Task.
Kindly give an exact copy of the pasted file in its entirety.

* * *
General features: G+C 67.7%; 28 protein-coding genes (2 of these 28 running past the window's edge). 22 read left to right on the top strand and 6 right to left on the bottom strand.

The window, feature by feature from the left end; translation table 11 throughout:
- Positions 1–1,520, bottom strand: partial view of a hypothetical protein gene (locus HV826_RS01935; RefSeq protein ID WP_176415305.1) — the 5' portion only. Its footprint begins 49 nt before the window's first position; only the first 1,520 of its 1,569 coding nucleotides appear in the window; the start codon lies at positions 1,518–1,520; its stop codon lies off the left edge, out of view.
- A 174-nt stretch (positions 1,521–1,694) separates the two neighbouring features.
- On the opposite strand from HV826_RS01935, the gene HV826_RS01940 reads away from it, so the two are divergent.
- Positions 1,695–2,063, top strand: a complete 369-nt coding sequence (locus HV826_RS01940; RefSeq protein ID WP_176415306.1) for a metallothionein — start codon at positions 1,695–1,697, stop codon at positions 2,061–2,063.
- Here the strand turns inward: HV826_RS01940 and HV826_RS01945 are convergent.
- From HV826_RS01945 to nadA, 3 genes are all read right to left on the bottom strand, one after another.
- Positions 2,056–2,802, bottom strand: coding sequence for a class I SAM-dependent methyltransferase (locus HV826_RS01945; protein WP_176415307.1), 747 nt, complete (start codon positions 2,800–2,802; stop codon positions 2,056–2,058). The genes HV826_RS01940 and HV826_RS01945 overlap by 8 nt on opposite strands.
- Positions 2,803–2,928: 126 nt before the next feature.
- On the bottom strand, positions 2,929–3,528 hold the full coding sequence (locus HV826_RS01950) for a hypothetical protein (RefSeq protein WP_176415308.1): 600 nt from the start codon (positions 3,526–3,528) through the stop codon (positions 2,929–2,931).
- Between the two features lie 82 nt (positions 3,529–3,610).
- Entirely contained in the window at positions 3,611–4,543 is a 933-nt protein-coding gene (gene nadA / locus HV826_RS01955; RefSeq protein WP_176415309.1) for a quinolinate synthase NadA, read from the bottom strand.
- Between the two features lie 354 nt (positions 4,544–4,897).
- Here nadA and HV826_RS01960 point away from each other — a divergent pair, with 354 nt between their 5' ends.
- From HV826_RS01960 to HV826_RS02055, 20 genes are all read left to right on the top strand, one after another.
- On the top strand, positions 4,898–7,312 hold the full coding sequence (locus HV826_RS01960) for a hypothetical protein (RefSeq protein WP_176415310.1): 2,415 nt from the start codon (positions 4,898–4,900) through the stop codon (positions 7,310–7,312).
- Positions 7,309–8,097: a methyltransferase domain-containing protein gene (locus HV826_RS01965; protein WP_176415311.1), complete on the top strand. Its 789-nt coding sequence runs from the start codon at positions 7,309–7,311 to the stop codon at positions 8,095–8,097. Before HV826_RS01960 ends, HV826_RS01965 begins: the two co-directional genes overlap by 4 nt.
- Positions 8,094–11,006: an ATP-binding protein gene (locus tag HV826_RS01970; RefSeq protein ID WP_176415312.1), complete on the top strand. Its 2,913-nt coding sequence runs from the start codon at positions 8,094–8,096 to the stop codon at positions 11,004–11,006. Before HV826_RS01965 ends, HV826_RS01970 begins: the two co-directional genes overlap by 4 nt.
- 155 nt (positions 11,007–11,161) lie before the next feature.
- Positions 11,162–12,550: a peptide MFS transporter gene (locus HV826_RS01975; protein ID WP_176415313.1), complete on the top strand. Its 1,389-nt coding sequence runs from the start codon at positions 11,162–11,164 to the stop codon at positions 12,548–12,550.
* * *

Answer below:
General features: G+C 67.7%; 28 protein-coding genes (2 of these 28 running past the window's edge). 22 read left to right on the top strand and 6 right to left on the bottom strand.

The window, feature by feature from the left end; translation table 11 throughout:
- Positions 1–1,520, bottom strand: partial view of a hypothetical protein gene (locus HV826_RS01935; RefSeq protein ID WP_176415305.1) — the 5' portion only. Its footprint begins 49 nt before the window's first position; only the first 1,520 of its 1,569 coding nucleotides appear in the window; the start codon lies at positions 1,518–1,520; its stop codon lies off the left edge, out of view.
- A 174-nt stretch (positions 1,521–1,694) separates the two neighbouring features.
- On the opposite strand from HV826_RS01935, the gene HV826_RS01940 reads away from it, so the two are divergent.
- Positions 1,695–2,063, top strand: a complete 369-nt coding sequence (locus HV826_RS01940; RefSeq protein ID WP_176415306.1) for a metallothionein — start codon at positions 1,695–1,697, stop codon at positions 2,061–2,063.
- Here the strand turns inward: HV826_RS01940 and HV826_RS01945 are convergent.
- From HV826_RS01945 to nadA, 3 genes are all read right to left on the bottom strand, one after another.
- Positions 2,056–2,802, bottom strand: coding sequence for a class I SAM-dependent methyltransferase (locus HV826_RS01945; protein WP_176415307.1), 747 nt, complete (start codon positions 2,800–2,802; stop codon positions 2,056–2,058). The genes HV826_RS01940 and HV826_RS01945 overlap by 8 nt on opposite strands.
- Positions 2,803–2,928: 126 nt before the next feature.
- On the bottom strand, positions 2,929–3,528 hold the full coding sequence (locus HV826_RS01950) for a hypothetical protein (RefSeq protein WP_176415308.1): 600 nt from the start codon (positions 3,526–3,528) through the stop codon (positions 2,929–2,931).
- Between the two features lie 82 nt (positions 3,529–3,610).
- Entirely contained in the window at positions 3,611–4,543 is a 933-nt protein-coding gene (gene nadA / locus HV826_RS01955; RefSeq protein WP_176415309.1) for a quinolinate synthase NadA, read from the bottom strand.
- Between the two features lie 354 nt (positions 4,544–4,897).
- Here nadA and HV826_RS01960 point away from each other — a divergent pair, with 354 nt between their 5' ends.
- From HV826_RS01960 to HV826_RS02055, 20 genes are all read left to right on the top strand, one after another.
- On the top strand, positions 4,898–7,312 hold the full coding sequence (locus HV826_RS01960) for a hypothetical protein (RefSeq protein WP_176415310.1): 2,415 nt from the start codon (positions 4,898–4,900) through the stop codon (positions 7,310–7,312).
- Positions 7,309–8,097: a methyltransferase domain-containing protein gene (locus HV826_RS01965; protein WP_176415311.1), complete on the top strand. Its 789-nt coding sequence runs from the start codon at positions 7,309–7,311 to the stop codon at positions 8,095–8,097. Before HV826_RS01960 ends, HV826_RS01965 begins: the two co-directional genes overlap by 4 nt.
- Positions 8,094–11,006: an ATP-binding protein gene (locus tag HV826_RS01970; RefSeq protein ID WP_176415312.1), complete on the top strand. Its 2,913-nt coding sequence runs from the start codon at positions 8,094–8,096 to the stop codon at positions 11,004–11,006. Before HV826_RS01965 ends, HV826_RS01970 begins: the two co-directional genes overlap by 4 nt.
- 155 nt (positions 11,007–11,161) lie before the next feature.
- Positions 11,162–12,550: a peptide MFS transporter gene (locus HV826_RS01975; protein ID WP_176415313.1), complete on the top strand. Its 1,389-nt coding sequence runs from the start codon at positions 11,162–11,164 to the stop codon at positions 12,548–12,550.